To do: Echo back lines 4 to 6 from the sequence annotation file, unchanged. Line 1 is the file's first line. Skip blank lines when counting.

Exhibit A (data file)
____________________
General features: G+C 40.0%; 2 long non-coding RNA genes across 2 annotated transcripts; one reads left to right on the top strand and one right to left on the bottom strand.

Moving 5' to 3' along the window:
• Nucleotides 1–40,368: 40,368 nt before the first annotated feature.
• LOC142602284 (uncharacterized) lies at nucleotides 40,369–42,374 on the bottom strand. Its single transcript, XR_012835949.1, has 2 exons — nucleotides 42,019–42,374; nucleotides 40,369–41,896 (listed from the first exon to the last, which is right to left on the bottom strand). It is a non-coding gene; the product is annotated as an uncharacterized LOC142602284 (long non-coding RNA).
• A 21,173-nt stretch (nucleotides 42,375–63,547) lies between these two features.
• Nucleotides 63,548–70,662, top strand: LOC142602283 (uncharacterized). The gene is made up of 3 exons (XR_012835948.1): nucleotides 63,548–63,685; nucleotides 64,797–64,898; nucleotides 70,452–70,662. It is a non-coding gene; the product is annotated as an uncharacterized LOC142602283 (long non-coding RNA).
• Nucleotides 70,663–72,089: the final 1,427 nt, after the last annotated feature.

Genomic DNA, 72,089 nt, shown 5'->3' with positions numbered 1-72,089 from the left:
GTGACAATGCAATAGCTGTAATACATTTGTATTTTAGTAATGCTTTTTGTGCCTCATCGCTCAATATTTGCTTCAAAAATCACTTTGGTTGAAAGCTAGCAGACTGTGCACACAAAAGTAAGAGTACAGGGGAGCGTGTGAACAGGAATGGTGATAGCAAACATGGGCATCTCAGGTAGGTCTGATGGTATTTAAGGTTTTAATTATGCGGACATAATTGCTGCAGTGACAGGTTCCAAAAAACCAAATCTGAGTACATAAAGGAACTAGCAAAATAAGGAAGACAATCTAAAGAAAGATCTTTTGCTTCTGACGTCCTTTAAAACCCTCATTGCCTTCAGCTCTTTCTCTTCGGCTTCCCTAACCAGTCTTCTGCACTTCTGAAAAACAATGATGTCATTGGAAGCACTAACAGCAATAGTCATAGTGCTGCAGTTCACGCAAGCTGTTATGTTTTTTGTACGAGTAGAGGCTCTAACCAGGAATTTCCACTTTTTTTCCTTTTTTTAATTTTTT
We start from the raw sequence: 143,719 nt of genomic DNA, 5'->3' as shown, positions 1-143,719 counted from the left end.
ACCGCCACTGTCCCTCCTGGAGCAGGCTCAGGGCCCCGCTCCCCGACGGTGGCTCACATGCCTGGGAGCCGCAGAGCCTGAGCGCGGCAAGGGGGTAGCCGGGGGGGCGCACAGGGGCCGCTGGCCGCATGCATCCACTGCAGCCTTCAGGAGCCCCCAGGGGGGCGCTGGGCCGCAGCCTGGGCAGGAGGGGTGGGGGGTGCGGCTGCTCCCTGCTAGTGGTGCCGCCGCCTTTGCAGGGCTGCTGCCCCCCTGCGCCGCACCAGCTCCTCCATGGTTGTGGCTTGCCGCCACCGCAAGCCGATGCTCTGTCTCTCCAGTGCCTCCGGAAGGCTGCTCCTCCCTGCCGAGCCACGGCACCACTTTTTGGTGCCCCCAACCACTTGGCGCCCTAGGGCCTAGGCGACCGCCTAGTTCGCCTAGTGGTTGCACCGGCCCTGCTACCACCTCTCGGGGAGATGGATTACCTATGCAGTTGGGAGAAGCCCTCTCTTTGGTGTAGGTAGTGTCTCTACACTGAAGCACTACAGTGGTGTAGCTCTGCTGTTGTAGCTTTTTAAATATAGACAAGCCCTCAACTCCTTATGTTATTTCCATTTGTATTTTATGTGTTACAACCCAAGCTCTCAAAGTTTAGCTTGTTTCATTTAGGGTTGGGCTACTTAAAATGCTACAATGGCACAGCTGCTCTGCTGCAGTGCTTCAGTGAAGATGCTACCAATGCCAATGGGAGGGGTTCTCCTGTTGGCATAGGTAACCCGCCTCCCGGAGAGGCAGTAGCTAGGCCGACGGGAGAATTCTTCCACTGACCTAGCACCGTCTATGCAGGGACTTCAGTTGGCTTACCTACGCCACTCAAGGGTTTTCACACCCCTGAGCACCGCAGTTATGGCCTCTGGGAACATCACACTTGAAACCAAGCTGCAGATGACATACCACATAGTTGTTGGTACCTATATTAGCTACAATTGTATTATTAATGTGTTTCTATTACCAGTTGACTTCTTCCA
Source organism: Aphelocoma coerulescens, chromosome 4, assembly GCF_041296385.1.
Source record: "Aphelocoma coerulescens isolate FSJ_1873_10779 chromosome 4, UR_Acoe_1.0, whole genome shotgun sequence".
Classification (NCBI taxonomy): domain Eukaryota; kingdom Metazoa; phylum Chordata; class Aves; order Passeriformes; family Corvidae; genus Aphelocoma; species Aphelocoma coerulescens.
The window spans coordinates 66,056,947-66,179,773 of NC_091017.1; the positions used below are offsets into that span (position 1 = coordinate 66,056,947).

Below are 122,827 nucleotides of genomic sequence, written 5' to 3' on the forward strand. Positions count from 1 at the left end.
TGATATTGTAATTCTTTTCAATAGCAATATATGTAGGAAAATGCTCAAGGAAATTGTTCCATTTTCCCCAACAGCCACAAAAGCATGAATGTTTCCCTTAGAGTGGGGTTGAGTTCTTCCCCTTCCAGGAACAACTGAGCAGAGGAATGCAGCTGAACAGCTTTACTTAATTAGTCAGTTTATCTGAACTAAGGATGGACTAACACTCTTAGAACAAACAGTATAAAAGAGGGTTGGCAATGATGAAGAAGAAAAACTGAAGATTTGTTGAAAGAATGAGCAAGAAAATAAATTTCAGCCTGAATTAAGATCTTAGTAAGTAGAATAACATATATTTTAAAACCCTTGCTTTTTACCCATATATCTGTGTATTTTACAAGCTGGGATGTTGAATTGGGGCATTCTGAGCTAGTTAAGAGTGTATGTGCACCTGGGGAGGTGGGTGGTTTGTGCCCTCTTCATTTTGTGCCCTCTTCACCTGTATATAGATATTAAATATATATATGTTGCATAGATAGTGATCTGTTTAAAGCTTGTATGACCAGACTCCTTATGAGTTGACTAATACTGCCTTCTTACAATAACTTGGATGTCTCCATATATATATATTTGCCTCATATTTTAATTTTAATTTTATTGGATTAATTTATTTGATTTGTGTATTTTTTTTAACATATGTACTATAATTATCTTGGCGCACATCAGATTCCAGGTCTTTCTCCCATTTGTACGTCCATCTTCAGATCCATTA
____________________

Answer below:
• LOC142602284 (uncharacterized) lies at nucleotides 40,369–42,374 on the bottom strand. Its single transcript, XR_012835949.1, has 2 exons — nucleotides 42,019–42,374; nucleotides 40,369–41,896 (listed from the first exon to the last, which is right to left on the bottom strand). It is a non-coding gene; the product is annotated as an uncharacterized LOC142602284 (long non-coding RNA).
• A 21,173-nt stretch (nucleotides 42,375–63,547) lies between these two features.
• Nucleotides 63,548–70,662, top strand: LOC142602283 (uncharacterized). The gene is made up of 3 exons (XR_012835948.1): nucleotides 63,548–63,685; nucleotides 64,797–64,898; nucleotides 70,452–70,662. It is a non-coding gene; the product is annotated as an uncharacterized LOC142602283 (long non-coding RNA).